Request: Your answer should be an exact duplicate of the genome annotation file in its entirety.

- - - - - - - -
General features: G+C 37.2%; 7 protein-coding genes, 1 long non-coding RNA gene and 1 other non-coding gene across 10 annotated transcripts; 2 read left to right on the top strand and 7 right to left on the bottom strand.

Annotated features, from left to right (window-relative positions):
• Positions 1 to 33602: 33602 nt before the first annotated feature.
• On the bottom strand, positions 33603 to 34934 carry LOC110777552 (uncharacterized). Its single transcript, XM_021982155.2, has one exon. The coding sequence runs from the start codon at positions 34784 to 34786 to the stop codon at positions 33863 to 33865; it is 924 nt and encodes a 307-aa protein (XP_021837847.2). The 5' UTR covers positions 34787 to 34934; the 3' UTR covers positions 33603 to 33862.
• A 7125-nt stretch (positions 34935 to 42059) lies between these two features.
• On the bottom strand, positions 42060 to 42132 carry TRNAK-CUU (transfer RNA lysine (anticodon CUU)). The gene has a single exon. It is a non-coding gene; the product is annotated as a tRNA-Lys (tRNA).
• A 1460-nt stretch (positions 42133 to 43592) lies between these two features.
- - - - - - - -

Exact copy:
General features: G+C 37.2%; 7 protein-coding genes, 1 long non-coding RNA gene and 1 other non-coding gene across 10 annotated transcripts; 2 read left to right on the top strand and 7 right to left on the bottom strand.

Annotated features, from left to right (window-relative positions):
• Positions 1 to 33602: 33602 nt before the first annotated feature.
• On the bottom strand, positions 33603 to 34934 carry LOC110777552 (uncharacterized). Its single transcript, XM_021982155.2, has one exon. The coding sequence runs from the start codon at positions 34784 to 34786 to the stop codon at positions 33863 to 33865; it is 924 nt and encodes a 307-aa protein (XP_021837847.2). The 5' UTR covers positions 34787 to 34934; the 3' UTR covers positions 33603 to 33862.
• A 7125-nt stretch (positions 34935 to 42059) lies between these two features.
• On the bottom strand, positions 42060 to 42132 carry TRNAK-CUU (transfer RNA lysine (anticodon CUU)). The gene has a single exon. It is a non-coding gene; the product is annotated as a tRNA-Lys (tRNA).
• A 1460-nt stretch (positions 42133 to 43592) lies between these two features.